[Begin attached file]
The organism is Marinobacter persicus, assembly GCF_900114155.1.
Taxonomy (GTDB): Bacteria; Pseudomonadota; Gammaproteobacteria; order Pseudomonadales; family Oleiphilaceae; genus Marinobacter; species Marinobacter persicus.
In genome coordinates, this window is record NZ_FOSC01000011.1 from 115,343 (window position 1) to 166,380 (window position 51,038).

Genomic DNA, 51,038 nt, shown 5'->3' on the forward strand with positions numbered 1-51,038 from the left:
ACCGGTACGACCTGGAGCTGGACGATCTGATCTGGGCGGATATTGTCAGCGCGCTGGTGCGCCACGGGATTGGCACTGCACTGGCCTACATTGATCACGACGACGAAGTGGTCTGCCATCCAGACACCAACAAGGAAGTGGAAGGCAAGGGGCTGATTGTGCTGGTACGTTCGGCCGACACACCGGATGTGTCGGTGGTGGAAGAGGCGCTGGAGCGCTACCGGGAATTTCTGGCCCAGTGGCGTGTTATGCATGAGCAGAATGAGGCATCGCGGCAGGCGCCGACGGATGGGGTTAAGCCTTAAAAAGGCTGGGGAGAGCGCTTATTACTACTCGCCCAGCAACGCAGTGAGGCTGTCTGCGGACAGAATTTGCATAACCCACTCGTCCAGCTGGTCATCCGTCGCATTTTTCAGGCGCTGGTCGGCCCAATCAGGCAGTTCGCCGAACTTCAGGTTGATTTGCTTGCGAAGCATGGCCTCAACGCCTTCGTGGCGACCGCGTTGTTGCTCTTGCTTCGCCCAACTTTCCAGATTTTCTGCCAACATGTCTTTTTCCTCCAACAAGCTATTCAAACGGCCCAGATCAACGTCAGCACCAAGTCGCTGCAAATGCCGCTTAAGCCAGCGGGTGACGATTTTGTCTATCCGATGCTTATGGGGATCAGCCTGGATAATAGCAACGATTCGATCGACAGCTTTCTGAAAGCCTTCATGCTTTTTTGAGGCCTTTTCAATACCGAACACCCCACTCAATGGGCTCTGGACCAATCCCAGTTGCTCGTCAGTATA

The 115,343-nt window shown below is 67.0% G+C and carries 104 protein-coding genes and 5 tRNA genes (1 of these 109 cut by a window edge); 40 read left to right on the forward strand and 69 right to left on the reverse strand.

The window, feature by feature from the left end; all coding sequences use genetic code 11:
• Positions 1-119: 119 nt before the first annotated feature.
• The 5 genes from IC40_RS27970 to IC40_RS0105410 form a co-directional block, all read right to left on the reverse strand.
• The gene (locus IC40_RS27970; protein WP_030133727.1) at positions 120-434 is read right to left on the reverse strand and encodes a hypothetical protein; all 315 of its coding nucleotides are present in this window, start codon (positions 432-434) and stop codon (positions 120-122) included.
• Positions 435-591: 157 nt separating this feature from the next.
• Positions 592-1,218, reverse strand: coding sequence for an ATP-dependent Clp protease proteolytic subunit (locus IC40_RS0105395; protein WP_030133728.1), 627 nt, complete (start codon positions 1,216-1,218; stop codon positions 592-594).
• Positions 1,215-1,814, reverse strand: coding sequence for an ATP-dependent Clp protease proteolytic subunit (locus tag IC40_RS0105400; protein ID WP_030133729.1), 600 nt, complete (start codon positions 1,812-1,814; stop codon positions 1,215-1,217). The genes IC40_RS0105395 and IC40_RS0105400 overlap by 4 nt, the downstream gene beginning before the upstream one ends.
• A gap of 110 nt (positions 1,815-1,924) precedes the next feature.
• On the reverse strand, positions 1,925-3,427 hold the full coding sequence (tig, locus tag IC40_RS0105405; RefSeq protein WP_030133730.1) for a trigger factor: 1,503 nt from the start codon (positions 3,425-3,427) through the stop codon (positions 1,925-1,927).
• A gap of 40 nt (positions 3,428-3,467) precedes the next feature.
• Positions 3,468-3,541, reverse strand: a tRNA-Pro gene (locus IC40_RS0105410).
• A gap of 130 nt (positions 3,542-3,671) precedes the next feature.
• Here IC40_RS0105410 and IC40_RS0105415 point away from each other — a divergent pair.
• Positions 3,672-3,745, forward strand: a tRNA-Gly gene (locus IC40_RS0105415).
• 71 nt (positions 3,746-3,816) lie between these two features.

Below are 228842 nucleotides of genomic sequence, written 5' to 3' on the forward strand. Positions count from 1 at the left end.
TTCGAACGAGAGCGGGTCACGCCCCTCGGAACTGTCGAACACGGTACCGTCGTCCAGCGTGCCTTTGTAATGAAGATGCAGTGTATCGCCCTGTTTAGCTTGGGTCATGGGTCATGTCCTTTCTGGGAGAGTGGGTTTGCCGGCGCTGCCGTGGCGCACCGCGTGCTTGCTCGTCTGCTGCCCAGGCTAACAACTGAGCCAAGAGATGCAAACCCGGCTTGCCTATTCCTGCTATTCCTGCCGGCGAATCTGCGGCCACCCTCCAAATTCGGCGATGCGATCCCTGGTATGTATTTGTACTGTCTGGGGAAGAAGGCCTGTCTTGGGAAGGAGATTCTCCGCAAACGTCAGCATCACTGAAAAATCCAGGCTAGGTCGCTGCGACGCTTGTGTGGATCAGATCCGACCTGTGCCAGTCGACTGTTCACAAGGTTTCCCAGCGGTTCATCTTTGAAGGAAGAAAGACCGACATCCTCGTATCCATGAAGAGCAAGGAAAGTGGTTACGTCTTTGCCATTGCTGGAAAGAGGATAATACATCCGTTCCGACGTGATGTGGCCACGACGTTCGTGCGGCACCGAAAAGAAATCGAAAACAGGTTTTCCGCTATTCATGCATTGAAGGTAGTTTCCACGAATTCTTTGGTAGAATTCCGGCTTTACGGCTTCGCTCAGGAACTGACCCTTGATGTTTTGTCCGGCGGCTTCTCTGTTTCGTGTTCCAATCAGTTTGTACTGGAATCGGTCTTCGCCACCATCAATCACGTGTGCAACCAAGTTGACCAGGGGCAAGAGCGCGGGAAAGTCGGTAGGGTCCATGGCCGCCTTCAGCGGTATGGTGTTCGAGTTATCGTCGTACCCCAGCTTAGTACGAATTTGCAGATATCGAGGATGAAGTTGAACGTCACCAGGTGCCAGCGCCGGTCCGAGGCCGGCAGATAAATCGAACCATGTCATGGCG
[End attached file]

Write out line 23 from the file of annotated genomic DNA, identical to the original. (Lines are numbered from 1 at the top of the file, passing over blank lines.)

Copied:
TTCGAACGAGAGCGGGTCACGCCCCTCGGAACTGTCGAACACGGTACCGTCGTCCAGCGTGCCTTTGTAATGAAGATGCAGTGTATCGCCCTGTTTAGCTTGGGTCATGGGTCATGTCCTTTCTGGGAGAGTGGGTTTGCCGGCGCTGCCGTGGCGCACCGCGTGCTTGCTCGTCTGCTGCCCAGGCTAACAACTGAGCCAAGAGATGCAAACCCGGCTTGCCTATTCCTGCTATTCCTGCCGGCGAATCTGCGGCCACCCTCCAAATTCGGCGATGCGATCCCTGGTATGTATTTGTACTGTCTGGGGAAGAAGGCCTGTCTTGGGAAGGAGATTCTCCGCAAACGTCAGCATCACTGAAAAATCCAGGCTAGGTCGCTGCGACGCTTGTGTGGATCAGATCCGACCTGTGCCAGTCGACTGTTCACAAGGTTTCCCAGCGGTTCATCTTTGAAGGAAGAAAGACCGACATCCTCGTATCCATGAAGAGCAAGGAAAGTGGTTACGTCTTTGCCATTGCTGGAAAGAGGATAATACATCCGTTCCGACGTGATGTGGCCACGACGTTCGTGCGGCACCGAAAAGAAATCGAAAACAGGTTTTCCGCTATTCATGCATTGAAGGTAGTTTCCACGAATTCTTTGGTAGAATTCCGGCTTTACGGCTTCGCTCAGGAACTGACCCTTGATGTTTTGTCCGGCGGCTTCTCTGTTTCGTGTTCCAATCAGTTTGTACTGGAATCGGTCTTCGCCACCATCAATCACGTGTGCAACCAAGTTGACCAGGGGCAAGAGCGCGGGAAAGTCGGTAGGGTCCATGGCCGCCTTCAGCGGTATGGTGTTCGAGTTATCGTCGTACCCCAGCTTAGTACGAATTTGCAGATATCGAGGATGAAGTTGAACGTCACCAGGTGCCAGCGCCGGTCCGAGGCCGGCAGATAAATCGAACCATGTCATGGCG